The Last Smile in Sunder City – Luke Arnold ⭐️⭐️⭐️⭐️

A magical murder mystery full of raw grief, deception and acceptance.

Welcome to Sunder City. The magic is gone but the monsters remain.

I’m Fetch Phillips, just like it says on the window. There are a few things you should know before you hire me:

1. Sobriety costs extra.

2. My services are confidential.

3. I don’t work for humans.

It’s nothing personal–I’m human myself. But after what happened, to the magic, it’s not the humans who need my help.

Thank you so much @orbitbooks_uk for this copy to review!

Such an interesting, gritty story and the world building was something else! I always appreciate the depth you can go into with magical systems and this one is definitely up there with the most thought out and interesting systems I’ve come across. You have humans, elves, vampires, werewolves, sirens, demons and a whole host of wonderful magical creatures. 

I really like Fetch’s character, he’s not trying to be a hero but is doing his best in this new world. He’s rough, drinks too much but deep down he’s a good’un. He is unapologetically flawed and oh is he suffering, I love that you get little bits of his story while everything else is going on. It makes the story so much fuller and adds to the idea that this is a rich and diverse world.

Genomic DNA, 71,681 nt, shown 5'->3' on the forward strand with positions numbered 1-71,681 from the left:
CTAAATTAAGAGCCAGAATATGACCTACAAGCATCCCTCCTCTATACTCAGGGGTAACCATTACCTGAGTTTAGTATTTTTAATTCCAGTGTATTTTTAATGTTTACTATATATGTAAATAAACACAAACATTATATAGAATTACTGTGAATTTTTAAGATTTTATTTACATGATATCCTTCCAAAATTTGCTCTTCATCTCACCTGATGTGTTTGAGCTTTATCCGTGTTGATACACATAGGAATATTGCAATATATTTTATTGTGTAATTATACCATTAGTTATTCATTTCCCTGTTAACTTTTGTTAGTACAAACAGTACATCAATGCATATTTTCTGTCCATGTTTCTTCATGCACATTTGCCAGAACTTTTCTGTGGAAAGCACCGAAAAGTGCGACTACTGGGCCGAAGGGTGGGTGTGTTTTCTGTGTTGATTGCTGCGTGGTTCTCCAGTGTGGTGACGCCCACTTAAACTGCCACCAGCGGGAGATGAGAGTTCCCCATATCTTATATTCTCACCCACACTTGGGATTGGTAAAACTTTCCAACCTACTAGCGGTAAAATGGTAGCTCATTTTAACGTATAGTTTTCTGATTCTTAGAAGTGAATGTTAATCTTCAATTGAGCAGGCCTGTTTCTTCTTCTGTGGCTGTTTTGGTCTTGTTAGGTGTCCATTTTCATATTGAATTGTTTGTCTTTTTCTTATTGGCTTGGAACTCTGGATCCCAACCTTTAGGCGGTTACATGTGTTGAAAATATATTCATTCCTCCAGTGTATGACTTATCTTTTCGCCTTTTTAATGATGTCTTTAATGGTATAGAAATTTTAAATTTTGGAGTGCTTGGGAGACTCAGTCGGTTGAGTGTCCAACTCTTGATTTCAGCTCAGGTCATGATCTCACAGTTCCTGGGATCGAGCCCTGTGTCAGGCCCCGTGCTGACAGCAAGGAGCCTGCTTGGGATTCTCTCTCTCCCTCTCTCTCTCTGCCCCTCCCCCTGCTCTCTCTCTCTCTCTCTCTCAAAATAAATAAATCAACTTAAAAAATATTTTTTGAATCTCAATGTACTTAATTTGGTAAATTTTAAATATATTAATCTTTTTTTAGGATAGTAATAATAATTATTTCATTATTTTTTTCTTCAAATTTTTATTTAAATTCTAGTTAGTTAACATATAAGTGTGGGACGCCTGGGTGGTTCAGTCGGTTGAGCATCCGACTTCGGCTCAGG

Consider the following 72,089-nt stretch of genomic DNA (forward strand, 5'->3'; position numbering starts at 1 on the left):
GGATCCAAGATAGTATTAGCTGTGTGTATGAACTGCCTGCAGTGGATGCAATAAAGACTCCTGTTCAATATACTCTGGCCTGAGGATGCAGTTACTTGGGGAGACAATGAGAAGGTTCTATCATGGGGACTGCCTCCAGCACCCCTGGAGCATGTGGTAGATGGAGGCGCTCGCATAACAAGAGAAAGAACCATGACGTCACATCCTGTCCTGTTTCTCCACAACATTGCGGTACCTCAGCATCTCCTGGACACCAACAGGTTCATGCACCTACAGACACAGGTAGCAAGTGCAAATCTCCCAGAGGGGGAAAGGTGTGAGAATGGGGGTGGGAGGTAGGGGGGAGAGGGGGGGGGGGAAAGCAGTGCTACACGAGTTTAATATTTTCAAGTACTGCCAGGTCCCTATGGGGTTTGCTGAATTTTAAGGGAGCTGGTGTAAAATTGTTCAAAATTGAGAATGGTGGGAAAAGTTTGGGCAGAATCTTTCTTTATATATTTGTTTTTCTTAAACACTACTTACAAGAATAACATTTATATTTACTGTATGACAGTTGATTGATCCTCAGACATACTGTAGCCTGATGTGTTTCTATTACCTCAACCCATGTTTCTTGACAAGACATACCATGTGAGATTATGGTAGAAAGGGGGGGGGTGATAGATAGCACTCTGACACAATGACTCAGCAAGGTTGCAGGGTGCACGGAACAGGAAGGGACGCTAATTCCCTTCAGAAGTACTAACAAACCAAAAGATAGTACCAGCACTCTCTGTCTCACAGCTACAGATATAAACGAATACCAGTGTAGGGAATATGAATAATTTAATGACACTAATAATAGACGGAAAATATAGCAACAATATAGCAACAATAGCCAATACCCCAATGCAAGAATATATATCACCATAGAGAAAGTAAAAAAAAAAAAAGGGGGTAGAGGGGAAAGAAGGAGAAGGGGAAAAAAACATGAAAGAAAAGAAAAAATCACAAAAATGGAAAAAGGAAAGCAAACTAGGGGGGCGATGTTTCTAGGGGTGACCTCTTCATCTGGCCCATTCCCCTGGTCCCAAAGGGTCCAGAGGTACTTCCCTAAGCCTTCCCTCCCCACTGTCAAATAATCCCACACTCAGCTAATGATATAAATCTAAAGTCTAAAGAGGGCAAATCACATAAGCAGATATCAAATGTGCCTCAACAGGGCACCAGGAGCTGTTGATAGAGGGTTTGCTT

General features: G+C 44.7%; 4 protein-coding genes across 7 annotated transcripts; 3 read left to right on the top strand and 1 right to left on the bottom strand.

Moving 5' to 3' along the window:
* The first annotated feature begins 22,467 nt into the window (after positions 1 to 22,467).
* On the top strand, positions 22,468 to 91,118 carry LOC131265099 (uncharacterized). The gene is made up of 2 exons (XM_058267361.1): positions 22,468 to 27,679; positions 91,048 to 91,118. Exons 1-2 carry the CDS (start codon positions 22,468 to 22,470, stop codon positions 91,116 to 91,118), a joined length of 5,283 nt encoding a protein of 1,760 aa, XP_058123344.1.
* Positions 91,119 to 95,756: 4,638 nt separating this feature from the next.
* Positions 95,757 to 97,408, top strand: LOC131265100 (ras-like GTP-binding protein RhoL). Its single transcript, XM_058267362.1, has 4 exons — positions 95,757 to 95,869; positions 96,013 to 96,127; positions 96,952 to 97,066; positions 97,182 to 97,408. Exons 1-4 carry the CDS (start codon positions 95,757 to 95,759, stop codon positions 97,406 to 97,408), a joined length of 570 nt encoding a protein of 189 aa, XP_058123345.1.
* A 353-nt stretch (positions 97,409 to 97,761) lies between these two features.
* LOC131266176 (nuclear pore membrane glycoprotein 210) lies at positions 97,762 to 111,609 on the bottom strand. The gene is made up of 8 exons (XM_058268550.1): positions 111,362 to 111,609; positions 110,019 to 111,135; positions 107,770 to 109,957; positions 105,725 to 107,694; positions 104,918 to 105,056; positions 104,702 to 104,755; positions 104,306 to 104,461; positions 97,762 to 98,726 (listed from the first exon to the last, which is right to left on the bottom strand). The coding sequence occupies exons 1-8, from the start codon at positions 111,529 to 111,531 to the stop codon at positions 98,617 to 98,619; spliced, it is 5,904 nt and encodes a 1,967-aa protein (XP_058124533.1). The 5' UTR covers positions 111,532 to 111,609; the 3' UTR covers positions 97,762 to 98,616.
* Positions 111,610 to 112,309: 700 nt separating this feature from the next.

The world is set up in such a way that after the collapse of magic, those whose lives relied on magic suffered, they either died straight away or were affected in some other ways. Vampires lost their fangs, werewolves are stuck halfway through their transition, Elves age caught up with them and they all blame the humans for their suffering.

Fetch only works for non-humans, no matter what their request. His latest one which is the main story within this book is that of a missing vampire. This vampire was well liked and seemed to have adapted to this new world better than most. So why did he vanish? That’s Fetch’s job to find out and what he discovers is truly shocking.

It’s a magical murder mystery full of raw grief, deception and acceptance. The creatures and the descriptions are vivid and oftentimes the book reads like a movie in your head. I could almost see Fetch sat at that Angel door looking down on the street. Brilliant, utterly brilliant.

I really hope this is the start of Fetch’s journey. I’d love to read more.

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